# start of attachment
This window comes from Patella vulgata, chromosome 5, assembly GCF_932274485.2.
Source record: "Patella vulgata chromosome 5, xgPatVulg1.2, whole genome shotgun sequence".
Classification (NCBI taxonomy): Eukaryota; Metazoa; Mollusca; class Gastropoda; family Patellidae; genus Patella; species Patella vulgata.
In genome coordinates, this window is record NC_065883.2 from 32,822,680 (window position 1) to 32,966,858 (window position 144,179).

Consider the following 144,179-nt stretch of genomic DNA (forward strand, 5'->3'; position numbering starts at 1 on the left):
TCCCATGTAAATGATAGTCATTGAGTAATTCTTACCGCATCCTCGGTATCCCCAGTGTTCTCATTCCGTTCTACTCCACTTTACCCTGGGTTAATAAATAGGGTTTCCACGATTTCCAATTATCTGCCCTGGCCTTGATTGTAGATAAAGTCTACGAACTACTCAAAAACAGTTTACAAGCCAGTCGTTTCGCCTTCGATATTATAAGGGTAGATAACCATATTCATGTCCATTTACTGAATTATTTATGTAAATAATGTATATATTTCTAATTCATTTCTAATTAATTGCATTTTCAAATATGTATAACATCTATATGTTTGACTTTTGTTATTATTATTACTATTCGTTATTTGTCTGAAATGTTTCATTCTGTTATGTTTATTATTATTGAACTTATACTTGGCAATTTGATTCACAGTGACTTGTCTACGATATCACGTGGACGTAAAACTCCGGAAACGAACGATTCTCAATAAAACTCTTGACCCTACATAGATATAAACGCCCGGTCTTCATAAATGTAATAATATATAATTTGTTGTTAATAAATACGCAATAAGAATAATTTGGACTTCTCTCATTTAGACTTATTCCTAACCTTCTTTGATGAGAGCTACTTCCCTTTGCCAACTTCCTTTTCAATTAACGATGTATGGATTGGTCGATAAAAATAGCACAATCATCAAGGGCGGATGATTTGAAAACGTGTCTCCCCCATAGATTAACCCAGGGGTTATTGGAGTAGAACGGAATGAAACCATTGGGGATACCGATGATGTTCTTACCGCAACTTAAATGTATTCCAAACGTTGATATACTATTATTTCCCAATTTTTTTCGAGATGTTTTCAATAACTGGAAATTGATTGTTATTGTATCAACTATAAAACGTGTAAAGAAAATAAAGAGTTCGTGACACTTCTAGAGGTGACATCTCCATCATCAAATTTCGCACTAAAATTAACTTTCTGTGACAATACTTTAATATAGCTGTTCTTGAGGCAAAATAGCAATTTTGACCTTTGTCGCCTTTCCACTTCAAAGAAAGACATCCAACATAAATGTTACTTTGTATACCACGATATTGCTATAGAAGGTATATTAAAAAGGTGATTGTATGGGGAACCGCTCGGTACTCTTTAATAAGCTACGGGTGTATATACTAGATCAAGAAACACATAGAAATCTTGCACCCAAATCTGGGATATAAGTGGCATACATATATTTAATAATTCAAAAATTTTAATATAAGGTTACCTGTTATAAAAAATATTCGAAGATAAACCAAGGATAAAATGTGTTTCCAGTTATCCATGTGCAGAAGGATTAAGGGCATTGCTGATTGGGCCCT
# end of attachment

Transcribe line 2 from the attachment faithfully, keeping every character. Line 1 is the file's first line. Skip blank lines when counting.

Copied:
Source record: "Patella vulgata chromosome 5, xgPatVulg1.2, whole genome shotgun sequence".